"Now Muscle Shoals has got the Swampers;
And they've been known to pick a song or two.
Lord they get me off so much.
They pick me up when I'm feeling blue
Now how about you?"
"Sweet Home Alabama" by Lynyrd Skynyrd
The Muscle Shoals Rhythm Section was the resident band at Muscle Shoals Sound Studios, Alabama. Like the Wrecking Crew in Los Angeles, and the Funk Brother at Motown, they were the backing band on dozens of gold and platinum hits. The four founding members were Barry Beckett (keyboards), Roger G Hawkins (drums), David Hood
From the first Motown tour in 1965 to Public Enemy in the mid-80s and today's cutting edge hip hop acts, white British audiences have always been very receptive to the music of black America and 1967's Stax-Volt Revue was no different. I was barely nine months old when Otis Redding, Sam & Dave, Eddie Floyd, Arthur Conley, The Mar-Keys and, of course, Booker T & the MG's got on a bus and ripped it up, cementing their reputation as the cream of the sixties soul crop.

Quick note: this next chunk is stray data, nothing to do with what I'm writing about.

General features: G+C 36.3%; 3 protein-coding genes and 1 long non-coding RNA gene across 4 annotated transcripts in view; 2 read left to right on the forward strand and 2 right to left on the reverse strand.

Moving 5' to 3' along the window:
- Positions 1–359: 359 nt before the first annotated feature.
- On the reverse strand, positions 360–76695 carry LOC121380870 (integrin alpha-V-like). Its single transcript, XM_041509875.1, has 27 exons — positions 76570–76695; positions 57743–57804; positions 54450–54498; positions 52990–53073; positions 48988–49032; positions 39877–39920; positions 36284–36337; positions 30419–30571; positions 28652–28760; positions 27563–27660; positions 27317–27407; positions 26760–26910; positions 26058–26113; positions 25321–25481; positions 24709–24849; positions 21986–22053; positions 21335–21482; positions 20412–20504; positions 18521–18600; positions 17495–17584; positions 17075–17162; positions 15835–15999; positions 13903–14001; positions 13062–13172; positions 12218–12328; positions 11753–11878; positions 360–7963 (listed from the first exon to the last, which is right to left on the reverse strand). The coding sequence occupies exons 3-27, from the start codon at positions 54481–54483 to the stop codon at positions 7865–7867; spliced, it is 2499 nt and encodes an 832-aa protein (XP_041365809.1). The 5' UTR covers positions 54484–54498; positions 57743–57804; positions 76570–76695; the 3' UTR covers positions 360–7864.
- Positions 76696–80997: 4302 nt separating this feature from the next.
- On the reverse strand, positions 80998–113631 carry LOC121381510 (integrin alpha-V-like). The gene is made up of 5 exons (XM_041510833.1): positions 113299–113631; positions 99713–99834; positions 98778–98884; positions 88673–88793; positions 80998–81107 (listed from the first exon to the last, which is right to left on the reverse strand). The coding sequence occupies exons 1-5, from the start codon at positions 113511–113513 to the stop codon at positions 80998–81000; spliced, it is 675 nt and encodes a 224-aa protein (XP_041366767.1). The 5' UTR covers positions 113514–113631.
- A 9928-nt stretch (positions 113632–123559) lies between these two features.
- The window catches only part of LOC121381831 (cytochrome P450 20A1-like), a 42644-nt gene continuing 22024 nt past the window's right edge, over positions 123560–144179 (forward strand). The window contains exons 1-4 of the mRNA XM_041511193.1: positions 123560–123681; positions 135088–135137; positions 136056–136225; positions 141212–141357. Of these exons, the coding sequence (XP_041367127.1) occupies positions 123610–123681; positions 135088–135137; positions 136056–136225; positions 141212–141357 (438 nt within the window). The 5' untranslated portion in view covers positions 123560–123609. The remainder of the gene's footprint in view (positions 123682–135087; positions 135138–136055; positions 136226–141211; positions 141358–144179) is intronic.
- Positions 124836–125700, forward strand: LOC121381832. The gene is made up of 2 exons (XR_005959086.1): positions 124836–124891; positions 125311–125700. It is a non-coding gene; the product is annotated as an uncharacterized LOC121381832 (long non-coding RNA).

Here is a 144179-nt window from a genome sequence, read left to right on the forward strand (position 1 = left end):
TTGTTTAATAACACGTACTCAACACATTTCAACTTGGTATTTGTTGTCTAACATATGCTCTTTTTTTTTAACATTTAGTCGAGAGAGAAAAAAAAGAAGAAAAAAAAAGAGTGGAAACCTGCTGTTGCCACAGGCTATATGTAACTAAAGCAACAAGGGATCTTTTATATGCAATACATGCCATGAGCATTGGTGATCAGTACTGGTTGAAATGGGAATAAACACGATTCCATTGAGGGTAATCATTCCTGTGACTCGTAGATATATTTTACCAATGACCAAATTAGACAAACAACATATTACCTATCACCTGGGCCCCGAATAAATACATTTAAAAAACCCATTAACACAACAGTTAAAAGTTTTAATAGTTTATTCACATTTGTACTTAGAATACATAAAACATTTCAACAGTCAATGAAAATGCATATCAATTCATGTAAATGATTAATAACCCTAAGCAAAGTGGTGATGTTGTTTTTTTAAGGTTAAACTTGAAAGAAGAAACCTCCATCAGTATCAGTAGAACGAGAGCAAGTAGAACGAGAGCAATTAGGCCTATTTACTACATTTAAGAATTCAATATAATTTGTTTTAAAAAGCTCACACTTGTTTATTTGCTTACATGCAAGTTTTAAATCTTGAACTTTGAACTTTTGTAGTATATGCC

As Georges Bizet, the famous French composer once wrote, "music, what a splendid art. And what a sad profession." Bizet did not live long enough to see his operatic masterpiece ‘Carmen’ become a major success. The statement certainly rings true for Bizet, who died from angina, aged just 36.
Otis Redding Jr was born in 1941 in Dawson, Georgia. When he was three the family moved to Macon where his father was a minister. He grew up in the Tyndall Heights Housing Project young and learned to sing in the church choir. Otis became a member of a gospel group at school and learned to play the drums. His hero was Little Richard (Richard Penniman) and he soon learned to play piano doing impromtu impressions of Little Richard.